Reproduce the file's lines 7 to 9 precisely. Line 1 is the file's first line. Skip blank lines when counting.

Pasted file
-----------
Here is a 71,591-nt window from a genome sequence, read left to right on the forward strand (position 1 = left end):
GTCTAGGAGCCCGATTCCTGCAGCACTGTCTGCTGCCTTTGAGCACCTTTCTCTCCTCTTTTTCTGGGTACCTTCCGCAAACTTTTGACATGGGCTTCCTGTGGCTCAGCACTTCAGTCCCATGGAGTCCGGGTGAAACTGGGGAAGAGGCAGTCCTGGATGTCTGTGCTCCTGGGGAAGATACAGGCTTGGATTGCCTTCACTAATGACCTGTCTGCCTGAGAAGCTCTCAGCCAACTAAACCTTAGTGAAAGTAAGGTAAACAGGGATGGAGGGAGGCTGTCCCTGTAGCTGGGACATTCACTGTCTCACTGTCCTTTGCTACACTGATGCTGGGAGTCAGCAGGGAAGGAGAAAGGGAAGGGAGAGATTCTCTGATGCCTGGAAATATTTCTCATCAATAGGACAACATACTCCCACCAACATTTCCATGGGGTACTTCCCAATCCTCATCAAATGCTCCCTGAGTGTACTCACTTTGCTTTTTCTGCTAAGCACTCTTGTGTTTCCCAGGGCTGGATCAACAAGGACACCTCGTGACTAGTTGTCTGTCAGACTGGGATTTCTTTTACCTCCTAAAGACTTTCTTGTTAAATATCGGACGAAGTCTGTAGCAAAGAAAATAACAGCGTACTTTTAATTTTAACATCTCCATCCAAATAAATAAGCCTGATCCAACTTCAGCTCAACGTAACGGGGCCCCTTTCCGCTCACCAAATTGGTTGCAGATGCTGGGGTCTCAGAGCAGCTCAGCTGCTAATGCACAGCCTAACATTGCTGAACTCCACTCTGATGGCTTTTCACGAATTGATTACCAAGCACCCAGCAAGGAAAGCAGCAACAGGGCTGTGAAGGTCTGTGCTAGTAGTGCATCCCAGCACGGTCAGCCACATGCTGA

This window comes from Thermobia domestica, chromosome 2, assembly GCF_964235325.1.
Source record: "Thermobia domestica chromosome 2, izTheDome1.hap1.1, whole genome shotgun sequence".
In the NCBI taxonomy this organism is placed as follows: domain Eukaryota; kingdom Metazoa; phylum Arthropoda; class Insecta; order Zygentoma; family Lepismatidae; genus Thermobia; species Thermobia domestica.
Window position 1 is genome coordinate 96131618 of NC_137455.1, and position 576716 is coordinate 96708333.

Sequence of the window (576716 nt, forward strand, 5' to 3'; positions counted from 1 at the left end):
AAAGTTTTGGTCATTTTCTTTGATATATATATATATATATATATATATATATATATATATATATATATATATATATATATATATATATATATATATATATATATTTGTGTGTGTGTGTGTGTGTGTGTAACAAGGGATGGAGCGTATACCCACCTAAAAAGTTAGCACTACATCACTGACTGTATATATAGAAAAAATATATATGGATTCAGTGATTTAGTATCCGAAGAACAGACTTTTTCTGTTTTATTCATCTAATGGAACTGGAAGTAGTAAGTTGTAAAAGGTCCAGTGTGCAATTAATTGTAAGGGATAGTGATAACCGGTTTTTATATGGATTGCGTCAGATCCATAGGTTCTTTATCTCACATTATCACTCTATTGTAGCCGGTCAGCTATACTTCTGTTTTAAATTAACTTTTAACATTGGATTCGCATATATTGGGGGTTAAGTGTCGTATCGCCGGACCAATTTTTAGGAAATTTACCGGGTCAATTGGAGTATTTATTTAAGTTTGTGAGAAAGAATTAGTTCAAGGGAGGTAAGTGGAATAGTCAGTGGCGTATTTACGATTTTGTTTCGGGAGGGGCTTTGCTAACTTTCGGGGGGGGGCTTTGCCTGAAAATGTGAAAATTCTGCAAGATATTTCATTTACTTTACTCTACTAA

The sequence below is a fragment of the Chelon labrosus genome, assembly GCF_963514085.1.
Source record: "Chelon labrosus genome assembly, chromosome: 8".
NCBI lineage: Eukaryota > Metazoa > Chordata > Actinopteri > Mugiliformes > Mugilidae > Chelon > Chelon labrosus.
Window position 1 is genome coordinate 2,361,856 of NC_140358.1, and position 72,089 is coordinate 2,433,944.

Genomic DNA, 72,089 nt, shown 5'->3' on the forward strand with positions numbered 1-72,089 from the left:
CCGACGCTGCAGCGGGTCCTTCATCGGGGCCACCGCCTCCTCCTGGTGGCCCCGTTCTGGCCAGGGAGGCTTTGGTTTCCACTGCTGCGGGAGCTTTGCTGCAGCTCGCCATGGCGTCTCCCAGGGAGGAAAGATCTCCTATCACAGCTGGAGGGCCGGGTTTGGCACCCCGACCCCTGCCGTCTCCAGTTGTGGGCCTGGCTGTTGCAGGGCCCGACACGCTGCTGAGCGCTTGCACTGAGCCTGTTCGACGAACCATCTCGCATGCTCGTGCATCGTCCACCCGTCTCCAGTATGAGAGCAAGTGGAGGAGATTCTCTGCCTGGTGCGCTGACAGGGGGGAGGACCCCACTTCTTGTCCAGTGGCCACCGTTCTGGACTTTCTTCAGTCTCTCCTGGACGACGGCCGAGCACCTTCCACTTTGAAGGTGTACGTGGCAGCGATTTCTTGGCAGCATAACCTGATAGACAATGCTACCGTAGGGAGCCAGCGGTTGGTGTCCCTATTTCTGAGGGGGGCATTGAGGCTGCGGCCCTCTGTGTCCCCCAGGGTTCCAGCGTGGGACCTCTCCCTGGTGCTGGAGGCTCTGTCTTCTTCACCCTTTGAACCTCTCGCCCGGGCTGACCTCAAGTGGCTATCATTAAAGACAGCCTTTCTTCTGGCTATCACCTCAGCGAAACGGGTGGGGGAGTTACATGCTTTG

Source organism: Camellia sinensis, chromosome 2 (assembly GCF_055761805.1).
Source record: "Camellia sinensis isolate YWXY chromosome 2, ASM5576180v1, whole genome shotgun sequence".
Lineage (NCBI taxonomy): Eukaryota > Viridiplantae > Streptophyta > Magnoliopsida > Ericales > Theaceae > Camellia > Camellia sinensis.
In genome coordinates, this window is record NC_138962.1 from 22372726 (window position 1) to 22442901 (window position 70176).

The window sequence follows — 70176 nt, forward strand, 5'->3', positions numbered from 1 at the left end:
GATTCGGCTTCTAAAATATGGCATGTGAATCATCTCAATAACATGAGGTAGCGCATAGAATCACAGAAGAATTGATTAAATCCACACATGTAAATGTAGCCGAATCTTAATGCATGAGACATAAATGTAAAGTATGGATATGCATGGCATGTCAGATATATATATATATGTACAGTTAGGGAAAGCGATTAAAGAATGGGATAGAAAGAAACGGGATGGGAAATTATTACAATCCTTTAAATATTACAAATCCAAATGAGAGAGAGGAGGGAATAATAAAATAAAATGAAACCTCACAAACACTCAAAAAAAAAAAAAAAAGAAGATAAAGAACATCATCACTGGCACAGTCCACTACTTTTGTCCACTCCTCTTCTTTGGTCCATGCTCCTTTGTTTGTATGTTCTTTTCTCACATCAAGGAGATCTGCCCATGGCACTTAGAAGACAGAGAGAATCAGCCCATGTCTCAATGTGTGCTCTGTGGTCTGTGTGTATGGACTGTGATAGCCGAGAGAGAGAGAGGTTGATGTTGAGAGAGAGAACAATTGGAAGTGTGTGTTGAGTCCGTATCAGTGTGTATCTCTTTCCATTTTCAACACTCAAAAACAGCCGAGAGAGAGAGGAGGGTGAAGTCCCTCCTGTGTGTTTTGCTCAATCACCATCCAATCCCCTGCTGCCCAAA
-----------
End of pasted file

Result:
Sequence of the window (576716 nt, forward strand, 5' to 3'; positions counted from 1 at the left end):
AAAGTTTTGGTCATTTTCTTTGATATATATATATATATATATATATATATATATATATATATATATATATATATATATATATATATATATATATATATATATATTTGTGTGTGTGTGTGTGTGTGTGTAACAAGGGATGGAGCGTATACCCACCTAAAAAGTTAGCACTACATCACTGACTGTATATATAGAAAAAATATATATGGATTCAGTGATTTAGTATCCGAAGAACAGACTTTTTCTGTTTTATTCATCTAATGGAACTGGAAGTAGTAAGTTGTAAAAGGTCCAGTGTGCAATTAATTGTAAGGGATAGTGATAACCGGTTTTTATATGGATTGCGTCAGATCCATAGGTTCTTTATCTCACATTATCACTCTATTGTAGCCGGTCAGCTATACTTCTGTTTTAAATTAACTTTTAACATTGGATTCGCATATATTGGGGGTTAAGTGTCGTATCGCCGGACCAATTTTTAGGAAATTTACCGGGTCAATTGGAGTATTTATTTAAGTTTGTGAGAAAGAATTAGTTCAAGGGAGGTAAGTGGAATAGTCAGTGGCGTATTTACGATTTTGTTTCGGGAGGGGCTTTGCTAACTTTCGGGGGGGGGCTTTGCCTGAAAATGTGAAAATTCTGCAAGATATTTCATTTACTTTACTCTACTAA

The sequence below is a fragment of the Chelon labrosus genome, assembly GCF_963514085.1.